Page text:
Parenting and Prevention By Rob Timmerman
When I think about prevention and parenting, I think about connectedness. We find connectedness in multiple areas in the science of prevention. Connectedness can help protect children from the risks they face in their everyday lives. A key part in connectedness between parent and child, is a clear understanding that connectedness and friendship are different. Children need connectedness with parents and friendship with well, friends. This way, a parent can successfully fulfill the role of a parent without blurring the lines and confusing a child (does a friend give a clear curfew, or make sure a room is cleaned before going out?).
To explain how connectedness can lead to a healthy child, a parent can help a child develop or strengthen a skill, then provide that child with an opportunity to use that skill, and then recognize the child for successfully using the skill in a meaningful way. Those 3 steps of: skill development, opportunity for use, and recognition lead to bonding between the parent and child. Through that bond, a parent is able to set clear standards and rules which will lead to the adoption of healthy behaviors.
The more often parents use the 3 skills steps, the stronger the parent-child bond, and the more likely healthy behaviors are used. That means a lower likelihood of at-risk behaviors. Now, let’s think of how we can make those bonds even stronger. What if as a parent, we entered the child’s world and allowed that child to use those skills steps on us? We can give the child a ball and play by the child’s rules. They get to teach us the skills, give us an opportunity to use the skill, and recognize us for success. Some researchers refer to this as “child’s game”. As we participate in “child’s game”, we can model the positive behavior we’re trying to teach our children and strengthen our connectedness with them.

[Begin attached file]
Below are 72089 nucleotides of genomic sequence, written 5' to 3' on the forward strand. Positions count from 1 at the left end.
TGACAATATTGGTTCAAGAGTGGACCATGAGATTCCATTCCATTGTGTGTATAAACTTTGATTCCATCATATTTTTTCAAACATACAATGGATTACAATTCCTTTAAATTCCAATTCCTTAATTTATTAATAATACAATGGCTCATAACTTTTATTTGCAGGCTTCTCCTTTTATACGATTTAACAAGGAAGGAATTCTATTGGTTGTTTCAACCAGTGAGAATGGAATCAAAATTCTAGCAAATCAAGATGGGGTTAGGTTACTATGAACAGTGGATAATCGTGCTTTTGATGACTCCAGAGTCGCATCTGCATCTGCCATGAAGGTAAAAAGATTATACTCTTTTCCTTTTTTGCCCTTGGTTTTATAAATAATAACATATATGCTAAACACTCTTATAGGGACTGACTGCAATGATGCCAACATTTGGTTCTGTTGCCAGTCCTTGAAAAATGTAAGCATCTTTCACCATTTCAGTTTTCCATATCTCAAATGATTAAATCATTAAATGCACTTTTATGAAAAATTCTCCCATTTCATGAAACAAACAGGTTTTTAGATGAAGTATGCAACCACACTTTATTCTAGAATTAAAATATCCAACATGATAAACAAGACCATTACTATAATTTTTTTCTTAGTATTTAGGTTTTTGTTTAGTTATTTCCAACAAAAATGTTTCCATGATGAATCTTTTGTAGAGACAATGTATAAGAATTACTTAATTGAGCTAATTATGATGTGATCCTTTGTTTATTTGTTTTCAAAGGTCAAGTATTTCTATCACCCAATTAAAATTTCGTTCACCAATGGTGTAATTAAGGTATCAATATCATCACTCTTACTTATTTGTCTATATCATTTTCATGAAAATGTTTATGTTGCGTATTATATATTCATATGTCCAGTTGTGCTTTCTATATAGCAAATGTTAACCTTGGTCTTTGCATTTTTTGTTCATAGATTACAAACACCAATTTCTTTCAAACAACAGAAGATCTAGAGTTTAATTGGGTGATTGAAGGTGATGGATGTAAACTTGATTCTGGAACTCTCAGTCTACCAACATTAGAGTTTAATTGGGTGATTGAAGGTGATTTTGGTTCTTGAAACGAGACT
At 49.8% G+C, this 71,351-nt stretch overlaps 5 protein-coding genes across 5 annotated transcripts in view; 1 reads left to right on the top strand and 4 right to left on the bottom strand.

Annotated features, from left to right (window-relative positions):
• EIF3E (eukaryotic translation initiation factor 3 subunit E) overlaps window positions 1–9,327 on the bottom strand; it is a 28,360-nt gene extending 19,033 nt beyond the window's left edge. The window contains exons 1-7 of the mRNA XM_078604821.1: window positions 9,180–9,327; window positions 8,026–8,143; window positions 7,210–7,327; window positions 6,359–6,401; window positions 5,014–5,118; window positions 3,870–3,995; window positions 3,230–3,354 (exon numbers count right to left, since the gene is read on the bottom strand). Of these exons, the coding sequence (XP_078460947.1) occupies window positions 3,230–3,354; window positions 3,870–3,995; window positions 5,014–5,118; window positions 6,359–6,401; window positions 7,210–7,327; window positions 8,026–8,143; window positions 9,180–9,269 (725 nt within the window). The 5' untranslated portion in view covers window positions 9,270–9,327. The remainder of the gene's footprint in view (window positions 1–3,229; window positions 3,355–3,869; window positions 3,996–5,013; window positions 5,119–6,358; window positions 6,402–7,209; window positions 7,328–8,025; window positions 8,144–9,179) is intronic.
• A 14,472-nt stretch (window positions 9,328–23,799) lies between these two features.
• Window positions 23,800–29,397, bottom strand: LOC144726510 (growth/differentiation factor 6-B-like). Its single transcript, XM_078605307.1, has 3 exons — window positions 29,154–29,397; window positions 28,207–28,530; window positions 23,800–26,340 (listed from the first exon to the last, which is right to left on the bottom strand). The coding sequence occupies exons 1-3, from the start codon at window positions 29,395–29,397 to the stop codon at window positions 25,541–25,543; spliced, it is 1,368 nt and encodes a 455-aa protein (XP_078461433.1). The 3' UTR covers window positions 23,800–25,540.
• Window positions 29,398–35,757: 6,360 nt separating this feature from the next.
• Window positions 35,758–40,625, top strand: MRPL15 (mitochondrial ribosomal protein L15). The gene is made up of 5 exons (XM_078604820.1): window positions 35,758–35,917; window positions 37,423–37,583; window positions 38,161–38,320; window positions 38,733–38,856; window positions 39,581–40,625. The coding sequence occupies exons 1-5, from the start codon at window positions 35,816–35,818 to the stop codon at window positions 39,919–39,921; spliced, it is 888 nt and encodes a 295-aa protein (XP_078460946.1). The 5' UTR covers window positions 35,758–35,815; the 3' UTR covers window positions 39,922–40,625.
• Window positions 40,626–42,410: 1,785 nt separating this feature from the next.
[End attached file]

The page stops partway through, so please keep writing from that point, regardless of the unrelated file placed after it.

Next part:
Finally, in order to strengthen our connectedness, we obviously need to spend time together. Here are some ways to do that:
- Eat together as a family; every additional meal eaten together reduces the likelihood of a child engaging in harmful behaviors.
- Create opportunities to use skills development.
- Spend time in your child’s world. That may mean playing video games, trying skateboarding, or listening to new music.
- Pass along some of your favorite things to do. They may not like fishing, or shopping, but they’ll appreciate being with you and that you want to be with them too.
By Rob Timmerman
Rob Timmerman is a graduate of the University of Utah with degrees in Behavioral Science & Health and Sociology with a Criminology Certificate. A Substance Abuse Prevention leader for over a decade, Rob has parlayed his experience mobilizing communities and building coalitions into his position as a PFS Region Prevention Director working with Salt Lake, Summit and Tooele counties. Mr. Timmerman serves on a number of community and statewide boards and councils including the Utah Prevention Advisory Committee, Utah Evidence Based Workgroup, Utah State Epidemiological Outcomes Workgroup, Parents Empowered Workgroup, and is a founding member and advisor to the Utah Prevention Coalitions Association.